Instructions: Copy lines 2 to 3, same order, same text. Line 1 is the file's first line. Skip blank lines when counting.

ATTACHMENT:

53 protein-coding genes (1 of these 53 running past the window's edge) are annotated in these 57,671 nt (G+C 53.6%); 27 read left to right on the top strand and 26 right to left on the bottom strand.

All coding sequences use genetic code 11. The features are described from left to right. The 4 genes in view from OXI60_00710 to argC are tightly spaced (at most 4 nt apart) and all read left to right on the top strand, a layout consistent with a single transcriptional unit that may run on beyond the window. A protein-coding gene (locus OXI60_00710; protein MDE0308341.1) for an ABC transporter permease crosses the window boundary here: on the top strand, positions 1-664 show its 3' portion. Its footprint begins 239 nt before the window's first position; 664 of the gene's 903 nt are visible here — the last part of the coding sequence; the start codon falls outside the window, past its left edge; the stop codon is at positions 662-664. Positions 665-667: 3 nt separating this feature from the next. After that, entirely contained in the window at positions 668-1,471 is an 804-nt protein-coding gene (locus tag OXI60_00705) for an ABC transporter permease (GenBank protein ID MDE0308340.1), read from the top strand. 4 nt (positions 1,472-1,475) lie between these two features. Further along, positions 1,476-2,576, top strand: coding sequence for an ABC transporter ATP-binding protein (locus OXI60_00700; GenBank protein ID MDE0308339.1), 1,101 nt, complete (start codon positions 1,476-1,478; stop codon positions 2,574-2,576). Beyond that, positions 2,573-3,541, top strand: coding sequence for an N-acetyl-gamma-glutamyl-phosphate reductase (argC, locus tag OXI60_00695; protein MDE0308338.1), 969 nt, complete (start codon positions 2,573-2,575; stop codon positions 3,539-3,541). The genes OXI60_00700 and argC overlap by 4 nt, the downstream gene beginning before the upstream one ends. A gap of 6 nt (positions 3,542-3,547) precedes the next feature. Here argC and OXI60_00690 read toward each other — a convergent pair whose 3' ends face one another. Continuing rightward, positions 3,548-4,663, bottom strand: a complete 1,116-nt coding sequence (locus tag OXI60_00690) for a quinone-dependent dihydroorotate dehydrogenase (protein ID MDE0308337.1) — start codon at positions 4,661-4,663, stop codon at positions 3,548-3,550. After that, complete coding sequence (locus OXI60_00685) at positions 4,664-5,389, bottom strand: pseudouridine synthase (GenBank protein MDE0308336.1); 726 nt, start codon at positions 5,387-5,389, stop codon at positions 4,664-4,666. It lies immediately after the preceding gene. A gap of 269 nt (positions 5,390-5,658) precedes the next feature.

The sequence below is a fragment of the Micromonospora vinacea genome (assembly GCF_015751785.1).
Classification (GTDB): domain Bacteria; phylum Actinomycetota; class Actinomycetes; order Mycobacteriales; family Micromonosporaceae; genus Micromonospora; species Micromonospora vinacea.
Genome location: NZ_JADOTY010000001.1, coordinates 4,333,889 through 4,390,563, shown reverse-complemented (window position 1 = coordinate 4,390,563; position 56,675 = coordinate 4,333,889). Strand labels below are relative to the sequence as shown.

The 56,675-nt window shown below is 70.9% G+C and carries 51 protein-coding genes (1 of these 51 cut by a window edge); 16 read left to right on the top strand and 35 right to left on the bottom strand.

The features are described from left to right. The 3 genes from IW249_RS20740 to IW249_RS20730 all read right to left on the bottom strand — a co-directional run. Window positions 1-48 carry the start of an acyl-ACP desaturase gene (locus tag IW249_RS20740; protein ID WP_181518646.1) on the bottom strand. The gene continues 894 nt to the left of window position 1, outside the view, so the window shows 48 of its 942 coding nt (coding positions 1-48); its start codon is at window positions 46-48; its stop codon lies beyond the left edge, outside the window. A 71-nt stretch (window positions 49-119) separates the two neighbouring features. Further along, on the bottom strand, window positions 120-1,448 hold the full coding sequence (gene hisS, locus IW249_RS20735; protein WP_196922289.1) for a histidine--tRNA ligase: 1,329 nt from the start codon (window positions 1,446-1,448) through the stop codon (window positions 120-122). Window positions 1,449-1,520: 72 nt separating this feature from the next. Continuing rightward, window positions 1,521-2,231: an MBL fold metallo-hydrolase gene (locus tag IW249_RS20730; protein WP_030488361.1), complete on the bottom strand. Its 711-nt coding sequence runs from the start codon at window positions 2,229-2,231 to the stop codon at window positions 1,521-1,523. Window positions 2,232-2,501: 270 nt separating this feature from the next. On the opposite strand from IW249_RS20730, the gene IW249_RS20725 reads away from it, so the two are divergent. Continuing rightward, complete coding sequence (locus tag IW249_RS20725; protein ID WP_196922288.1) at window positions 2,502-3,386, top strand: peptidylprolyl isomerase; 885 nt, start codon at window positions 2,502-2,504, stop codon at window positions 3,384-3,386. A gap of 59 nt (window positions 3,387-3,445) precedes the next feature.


All coding sequences use genetic code 11. The features are described from left to right. The 4 genes in view from OXI60_00710 to argC are tightly spaced (at most 4 nt apart) and all read left to right on the top strand, a layout consistent with a single transcriptional unit that may run on beyond the window. A protein-coding gene (locus OXI60_00710; protein MDE0308341.1) for an ABC transporter permease crosses the window boundary here: on the top strand, positions 1-664 show its 3' portion. Its footprint begins 239 nt before the window's first position; 664 of the gene's 903 nt are visible here — the last part of the coding sequence; the start codon falls outside the window, past its left edge; the stop codon is at positions 662-664. Positions 665-667: 3 nt separating this feature from the next. After that, entirely contained in the window at positions 668-1,471 is an 804-nt protein-coding gene (locus tag OXI60_00705) for an ABC transporter permease (GenBank protein ID MDE0308340.1), read from the top strand. 4 nt (positions 1,472-1,475) lie between these two features. Further along, positions 1,476-2,576, top strand: coding sequence for an ABC transporter ATP-binding protein (locus OXI60_00700; GenBank protein ID MDE0308339.1), 1,101 nt, complete (start codon positions 1,476-1,478; stop codon positions 2,574-2,576). Beyond that, positions 2,573-3,541, top strand: coding sequence for an N-acetyl-gamma-glutamyl-phosphate reductase (argC, locus tag OXI60_00695; protein MDE0308338.1), 969 nt, complete (start codon positions 2,573-2,575; stop codon positions 3,539-3,541). The genes OXI60_00700 and argC overlap by 4 nt, the downstream gene beginning before the upstream one ends. A gap of 6 nt (positions 3,542-3,547) precedes the next feature. Here argC and OXI60_00690 read toward each other — a convergent pair whose 3' ends face one another. Continuing rightward, positions 3,548-4,663, bottom strand: a complete 1,116-nt coding sequence (locus tag OXI60_00690) for a quinone-dependent dihydroorotate dehydrogenase (protein ID MDE0308337.1) — start codon at positions 4,661-4,663, stop codon at positions 3,548-3,550. After that, complete coding sequence (locus OXI60_00685) at positions 4,664-5,389, bottom strand: pseudouridine synthase (GenBank protein MDE0308336.1); 726 nt, start codon at positions 5,387-5,389, stop codon at positions 4,664-4,666. It lies immediately after the preceding gene. A gap of 269 nt (positions 5,390-5,658) precedes the next feature.

The sequence below is a fragment of the Micromonospora vinacea genome (assembly GCF_015751785.1).